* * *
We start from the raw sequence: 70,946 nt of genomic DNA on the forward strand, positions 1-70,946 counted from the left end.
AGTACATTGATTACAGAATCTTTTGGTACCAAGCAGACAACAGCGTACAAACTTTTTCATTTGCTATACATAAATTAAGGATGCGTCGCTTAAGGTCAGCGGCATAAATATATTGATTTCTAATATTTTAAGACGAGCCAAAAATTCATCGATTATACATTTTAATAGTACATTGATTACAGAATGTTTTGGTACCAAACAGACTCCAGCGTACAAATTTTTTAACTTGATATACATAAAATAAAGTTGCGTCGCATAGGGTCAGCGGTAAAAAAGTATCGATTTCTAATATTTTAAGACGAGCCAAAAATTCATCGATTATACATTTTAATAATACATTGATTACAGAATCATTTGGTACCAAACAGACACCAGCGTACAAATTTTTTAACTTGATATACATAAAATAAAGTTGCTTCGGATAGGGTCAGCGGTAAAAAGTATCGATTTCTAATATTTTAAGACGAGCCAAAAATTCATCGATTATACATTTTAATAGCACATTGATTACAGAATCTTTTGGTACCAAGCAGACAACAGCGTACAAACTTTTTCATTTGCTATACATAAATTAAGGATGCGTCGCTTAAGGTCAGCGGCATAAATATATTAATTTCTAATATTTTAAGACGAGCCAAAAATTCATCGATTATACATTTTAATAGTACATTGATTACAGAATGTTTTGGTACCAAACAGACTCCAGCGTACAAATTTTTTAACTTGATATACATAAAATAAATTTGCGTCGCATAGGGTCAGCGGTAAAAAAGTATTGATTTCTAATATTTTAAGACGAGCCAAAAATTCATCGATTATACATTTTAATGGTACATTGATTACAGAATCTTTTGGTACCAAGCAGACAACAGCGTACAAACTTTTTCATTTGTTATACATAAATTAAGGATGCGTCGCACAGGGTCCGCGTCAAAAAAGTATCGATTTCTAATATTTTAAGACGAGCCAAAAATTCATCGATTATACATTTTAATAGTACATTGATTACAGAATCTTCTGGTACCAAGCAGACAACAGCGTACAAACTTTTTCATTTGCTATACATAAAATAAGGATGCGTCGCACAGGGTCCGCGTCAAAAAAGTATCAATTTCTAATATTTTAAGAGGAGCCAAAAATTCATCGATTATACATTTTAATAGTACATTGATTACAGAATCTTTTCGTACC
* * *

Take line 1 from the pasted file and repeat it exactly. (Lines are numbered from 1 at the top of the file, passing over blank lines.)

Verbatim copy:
We start from the raw sequence: 70,946 nt of genomic DNA on the forward strand, positions 1-70,946 counted from the left end.